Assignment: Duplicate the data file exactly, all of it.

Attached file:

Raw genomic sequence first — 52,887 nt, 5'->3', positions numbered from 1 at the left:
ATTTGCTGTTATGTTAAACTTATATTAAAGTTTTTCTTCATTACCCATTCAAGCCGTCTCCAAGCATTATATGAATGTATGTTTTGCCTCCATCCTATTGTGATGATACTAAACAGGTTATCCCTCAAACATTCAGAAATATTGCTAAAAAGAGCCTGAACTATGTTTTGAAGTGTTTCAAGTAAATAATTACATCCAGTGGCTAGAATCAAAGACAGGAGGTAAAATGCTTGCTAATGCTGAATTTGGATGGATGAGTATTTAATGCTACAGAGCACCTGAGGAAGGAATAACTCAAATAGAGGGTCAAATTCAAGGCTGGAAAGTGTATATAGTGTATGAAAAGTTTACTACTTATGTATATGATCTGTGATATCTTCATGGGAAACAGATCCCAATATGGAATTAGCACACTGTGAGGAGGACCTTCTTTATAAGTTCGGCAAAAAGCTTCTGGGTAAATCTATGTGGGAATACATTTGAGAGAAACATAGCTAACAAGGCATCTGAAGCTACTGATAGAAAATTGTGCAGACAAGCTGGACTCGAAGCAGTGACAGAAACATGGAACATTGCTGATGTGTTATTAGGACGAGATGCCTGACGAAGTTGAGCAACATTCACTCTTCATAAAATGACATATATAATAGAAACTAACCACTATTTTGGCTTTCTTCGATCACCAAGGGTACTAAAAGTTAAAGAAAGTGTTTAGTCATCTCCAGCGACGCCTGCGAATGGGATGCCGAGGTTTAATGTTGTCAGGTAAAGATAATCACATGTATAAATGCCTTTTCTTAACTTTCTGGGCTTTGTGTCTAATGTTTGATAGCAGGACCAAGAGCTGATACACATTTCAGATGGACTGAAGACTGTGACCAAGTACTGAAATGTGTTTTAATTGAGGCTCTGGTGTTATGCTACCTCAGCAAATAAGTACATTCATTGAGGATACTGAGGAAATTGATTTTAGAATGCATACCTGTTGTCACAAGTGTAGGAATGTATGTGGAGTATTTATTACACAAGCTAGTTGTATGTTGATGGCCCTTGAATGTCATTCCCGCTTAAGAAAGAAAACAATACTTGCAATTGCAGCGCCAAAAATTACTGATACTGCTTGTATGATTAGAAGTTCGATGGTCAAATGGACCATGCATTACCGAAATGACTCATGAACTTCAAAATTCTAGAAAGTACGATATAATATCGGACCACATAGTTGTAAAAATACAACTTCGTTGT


Raw genomic sequence first — 52,887 nt, 5'->3', positions numbered from 1 at the left:
ATTTGCTGTTATGTTAAACTTATATTAAAGTTTTTCTTCATTACCCATTCAAGCCGTCTCCAAGCATTATATGAATGTATGTTTTGCCTCCATCCTATTGTGATGATACTAAACAGGTTATCCCTCAAACATTCAGAAATATTGCTAAAAAGAGCCTGAACTATGTTTTGAAGTGTTTCAAGTAAATAATTACATCCAGTGGCTAGAATCAAAGACAGGAGGTAAAATGCTTGCTAATGCTGAATTTGGATGGATGAGTATTTAATGCTACAGAGCACCTGAGGAAGGAATAACTCAAATAGAGGGTCAAATTCAAGGCTGGAAAGTGTATATAGTGTATGAAAAGTTTACTACTTATGTATATGATCTGTGATATCTTCATGGGAAACAGATCCCAATATGGAATTAGCACACTGTGAGGAGGACCTTCTTTATAAGTTCGGCAAAAAGCTTCTGGGTAAATCTATGTGGGAATACATTTGAGAGAAACATAGCTAACAAGGCATCTGAAGCTACTGATAGAAAATTGTGCAGACAAGCTGGACTCGAAGCAGTGACAGAAACATGGAACATTGCTGATGTGTTATTAGGACGAGATGCCTGACGAAGTTGAGCAACATTCACTCTTCATAAAATGACATATATAATAGAAACTAACCACTATTTTGGCTTTCTTCGATCACCAAGGGTACTAAAAGTTAAAGAAAGTGTTTAGTCATCTCCAGCGACGCCTGCGAATGGGATGCCGAGGTTTAATGTTGTCAGGTAAAGATAATCACATGTATAAATGCCTTTTCTTAACTTTCTGGGCTTTGTGTCTAATGTTTGATAGCAGGACCAAGAGCTGATACACATTTCAGATGGACTGAAGACTGTGACCAAGTACTGAAATGTGTTTTAATTGAGGCTCTGGTGTTATGCTACCTCAGCAAATAAGTACATTCATTGAGGATACTGAGGAAATTGATTTTAGAATGCATACCTGTTGTCACAAGTGTAGGAATGTATGTGGAGTATTTATTACACAAGCTAGTTGTATGTTGATGGCCCTTGAATGTCATTCCCGCTTAAGAAAGAAAACAATACTTGCAATTGCAGCGCCAAAAATTACTGATACTGCTTGTATGATTAGAAGTTCGATGGTCAAATGGACCATGCATTACCGAAATGACTCATGAACTTCAAAATTCTAGAAAGTACGATATAATATCGGACCACATAGTTGTAAAAATACAACTTCGTTGT